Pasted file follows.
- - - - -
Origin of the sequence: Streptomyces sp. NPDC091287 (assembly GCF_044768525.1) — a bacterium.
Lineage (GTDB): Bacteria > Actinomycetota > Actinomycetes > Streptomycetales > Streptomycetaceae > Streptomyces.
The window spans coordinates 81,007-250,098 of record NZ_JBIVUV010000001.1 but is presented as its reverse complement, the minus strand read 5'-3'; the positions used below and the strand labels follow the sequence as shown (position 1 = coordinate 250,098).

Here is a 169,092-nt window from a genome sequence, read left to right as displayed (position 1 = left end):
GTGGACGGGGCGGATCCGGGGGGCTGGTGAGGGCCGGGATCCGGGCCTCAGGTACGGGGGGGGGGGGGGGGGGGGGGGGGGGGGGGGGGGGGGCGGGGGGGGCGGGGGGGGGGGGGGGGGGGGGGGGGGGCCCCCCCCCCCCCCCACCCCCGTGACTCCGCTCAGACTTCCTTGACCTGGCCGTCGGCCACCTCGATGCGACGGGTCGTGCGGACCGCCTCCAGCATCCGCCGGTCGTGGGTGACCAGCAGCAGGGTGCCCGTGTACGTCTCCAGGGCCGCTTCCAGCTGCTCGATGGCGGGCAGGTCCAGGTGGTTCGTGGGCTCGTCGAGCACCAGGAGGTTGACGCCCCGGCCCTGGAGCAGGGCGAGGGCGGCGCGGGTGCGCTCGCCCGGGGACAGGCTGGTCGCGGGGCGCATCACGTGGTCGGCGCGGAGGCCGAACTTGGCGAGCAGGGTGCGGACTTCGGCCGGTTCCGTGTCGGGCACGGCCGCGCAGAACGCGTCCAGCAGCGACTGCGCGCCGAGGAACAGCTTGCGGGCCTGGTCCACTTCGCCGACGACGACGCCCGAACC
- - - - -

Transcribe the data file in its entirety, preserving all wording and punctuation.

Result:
Origin of the sequence: Streptomyces sp. NPDC091287 (assembly GCF_044768525.1) — a bacterium.
Lineage (GTDB): Bacteria > Actinomycetota > Actinomycetes > Streptomycetales > Streptomycetaceae > Streptomyces.
The window spans coordinates 81,007-250,098 of record NZ_JBIVUV010000001.1 but is presented as its reverse complement, the minus strand read 5'-3'; the positions used below and the strand labels follow the sequence as shown (position 1 = coordinate 250,098).

Here is a 169,092-nt window from a genome sequence, read left to right as displayed (position 1 = left end):
GTGGACGGGGCGGATCCGGGGGGCTGGTGAGGGCCGGGATCCGGGCCTCAGGTACGGGGGGGGGGGGGGGGGGGGGGGGGGGGGGGGGGGGGGCGGGGGGGGCGGGGGGGGGGGGGGGGGGGGGGGGGGGCCCCCCCCCCCCCCCACCCCCGTGACTCCGCTCAGACTTCCTTGACCTGGCCGTCGGCCACCTCGATGCGACGGGTCGTGCGGACCGCCTCCAGCATCCGCCGGTCGTGGGTGACCAGCAGCAGGGTGCCCGTGTACGTCTCCAGGGCCGCTTCCAGCTGCTCGATGGCGGGCAGGTCCAGGTGGTTCGTGGGCTCGTCGAGCACCAGGAGGTTGACGCCCCGGCCCTGGAGCAGGGCGAGGGCGGCGCGGGTGCGCTCGCCCGGGGACAGGCTGGTCGCGGGGCGCATCACGTGGTCGGCGCGGAGGCCGAACTTGGCGAGCAGGGTGCGGACTTCGGCCGGTTCCGTGTCGGGCACGGCCGCGCAGAACGCGTCCAGCAGCGACTGCGCGCCGAGGAACAGCTTGCGGGCCTGGTCCACTTCGCCGACGACGACGCCCGAACC